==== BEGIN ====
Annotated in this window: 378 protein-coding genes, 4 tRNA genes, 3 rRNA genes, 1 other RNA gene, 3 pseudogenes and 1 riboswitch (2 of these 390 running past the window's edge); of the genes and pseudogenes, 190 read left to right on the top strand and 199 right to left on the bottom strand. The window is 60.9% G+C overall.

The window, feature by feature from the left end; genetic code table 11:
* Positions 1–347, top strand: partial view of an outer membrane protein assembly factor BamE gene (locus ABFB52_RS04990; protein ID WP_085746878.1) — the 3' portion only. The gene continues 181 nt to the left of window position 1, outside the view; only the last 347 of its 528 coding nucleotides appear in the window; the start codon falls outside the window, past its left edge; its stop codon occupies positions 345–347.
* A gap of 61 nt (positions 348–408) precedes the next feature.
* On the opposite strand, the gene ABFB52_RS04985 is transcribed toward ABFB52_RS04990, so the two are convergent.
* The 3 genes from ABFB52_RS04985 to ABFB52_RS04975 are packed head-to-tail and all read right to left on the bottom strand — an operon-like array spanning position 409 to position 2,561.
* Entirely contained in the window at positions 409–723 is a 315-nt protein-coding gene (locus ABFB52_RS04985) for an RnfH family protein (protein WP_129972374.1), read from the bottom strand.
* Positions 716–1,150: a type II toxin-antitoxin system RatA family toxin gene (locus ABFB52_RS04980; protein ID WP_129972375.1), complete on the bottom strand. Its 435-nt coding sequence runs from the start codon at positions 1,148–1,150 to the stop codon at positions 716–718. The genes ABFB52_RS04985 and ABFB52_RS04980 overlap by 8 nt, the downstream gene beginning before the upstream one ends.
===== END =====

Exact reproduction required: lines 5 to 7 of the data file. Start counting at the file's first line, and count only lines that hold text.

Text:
* On the opposite strand, the gene ABFB52_RS04985 is transcribed toward ABFB52_RS04990, so the two are convergent.
* The 3 genes from ABFB52_RS04985 to ABFB52_RS04975 are packed head-to-tail and all read right to left on the bottom strand — an operon-like array spanning position 409 to position 2,561.
* Entirely contained in the window at positions 409–723 is a 315-nt protein-coding gene (locus ABFB52_RS04985) for an RnfH family protein (protein WP_129972374.1), read from the bottom strand.